38

While I used to compile a single source file with Cmd+K in prior versions of Xcode, how does one do the same in Xcode 4? (Note that this is different than preprocessing or showing the disassembly of the file.) If compiling from a command line is proposed then it must be such that the project's settings, include paths, preprocessor definitions, etc., are all included.

An example use case is where I make a header file change but only want to test the change's effect with respect to a single source file, not all of the files that depend upon that header.

  • Since it appears Apple has completely removed this feature from Xcode 4, I think the only way we'll get it back is to make an Xcode plug-in. Unfortunately, the plug-in API isn't documented and Apple hasn't made any statements about opening it up anytime soon. – inspector-g May 6 '12 at 4:15
  • 2
    i have the same problem. i like using this sort of thing as a method for porting - i bring over the files from another platform and build them to see where the errors are i need to fix on a per-file basis. – jheriko Jun 15 '12 at 9:25
  • You should accept John Stephen's answer. – ksl Oct 5 '15 at 7:01
13

The command has been moved to the Perform Action submenu. Look under

Product > Perform Action > Compile filename.cpp

To assign Cmd+K to it, go to

File > Preferences > Key Bindings > Product Menu group

and you'll find Compile File where you can assign a key. Cmd+K is assigned to Clear Console now by default, so be sure to remove that binding to avoid conflicts.

7

One way that I have found to do this is to using the following menu commands:

Product -> Generate Output -> Generate Preprocessed File
Product -> Generate Output -> Generate Assembly File

This may not be exactly what you want, but it will compile the single file.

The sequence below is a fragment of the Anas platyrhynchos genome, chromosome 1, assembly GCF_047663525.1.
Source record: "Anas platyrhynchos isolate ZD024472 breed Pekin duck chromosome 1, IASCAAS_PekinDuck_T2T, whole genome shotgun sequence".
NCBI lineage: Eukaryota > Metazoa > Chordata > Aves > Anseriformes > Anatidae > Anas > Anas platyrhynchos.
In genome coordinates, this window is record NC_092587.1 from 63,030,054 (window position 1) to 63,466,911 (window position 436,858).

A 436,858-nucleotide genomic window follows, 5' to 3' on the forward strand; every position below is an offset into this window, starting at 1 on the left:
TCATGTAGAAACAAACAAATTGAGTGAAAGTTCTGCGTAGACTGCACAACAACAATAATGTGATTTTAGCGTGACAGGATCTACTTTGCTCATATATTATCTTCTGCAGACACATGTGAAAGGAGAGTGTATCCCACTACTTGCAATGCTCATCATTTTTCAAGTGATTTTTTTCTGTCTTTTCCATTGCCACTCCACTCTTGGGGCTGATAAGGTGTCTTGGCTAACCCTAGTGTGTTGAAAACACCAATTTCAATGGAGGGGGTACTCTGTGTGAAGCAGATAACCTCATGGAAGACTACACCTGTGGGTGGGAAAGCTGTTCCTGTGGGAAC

• 2
    In Xcode 5 you have Product -> Perform Action -> Compile "filename.cpp" (make sure the source file is selected and added to the active target). – Emerald Weapon Jul 18 '14 at 9:57
-1

When you build a project, xcode runs compilation command. You can check the log, search for your file and copy paste that command on Terminal. It'll compile only the file for which you copy/pasted on the terminal.

-2

If your file is C (or C++) file, then simply open your terminal, go to the folder in which the file resides and type

gcc -o outputFile inputFile.c

I am not familar with Objective-c that much, but GCC might work since it's only a superset of C, just like C++.

Hope that was helpful :)

  • Not really what he asked for and yes, gcc can compile it as long objective C support is compiled in and necessary library includes are provided. – pruzinat Mar 29 '12 at 9:09
-2

The keyboard shortcut Cmd+K on Xcode 3 and before has been remapped to Cmd+B on Xcode 4

Along the same lines, Cmd+Return was remapped to Cmd+R (in case you every used that)

  • 1
    Compiling a single file is not the same as building the whole project. – fbrereto May 2 '12 at 16:27
  • @fbrereto I think oey192 realizes that, but people with 1 karma can't post comments. – Mahmoud Al-Qudsi May 7 '12 at 16:52
  • @MahmoudAl-Qudsi I see; I didn't get that impression as Cmd+K (compile a single source file in Xcode 3) isn't the same operation as building the whole project (Cmd+B on both Xcode 3 and 4.) Maybe I'm just reading his answer wrong... – fbrereto May 7 '12 at 20:51
  • The way I understand it, he's pointing out that the previous keyboard shortcut, even if it appears to work, doesn't because it's been remapped to solution build. – Mahmoud Al-Qudsi May 7 '12 at 20:53
-3

The common requirement for single file compilation is checking it for syntax errors. (atleast for me). Since xcode4 highlights syntax errors as you type. It seems apple removed that feature.

  • Compiling a single file is about a lot more than syntax errors. Among other things it will show you whether that file has its dependencies declared adequately. – Kaitain Feb 25 '16 at 0:17

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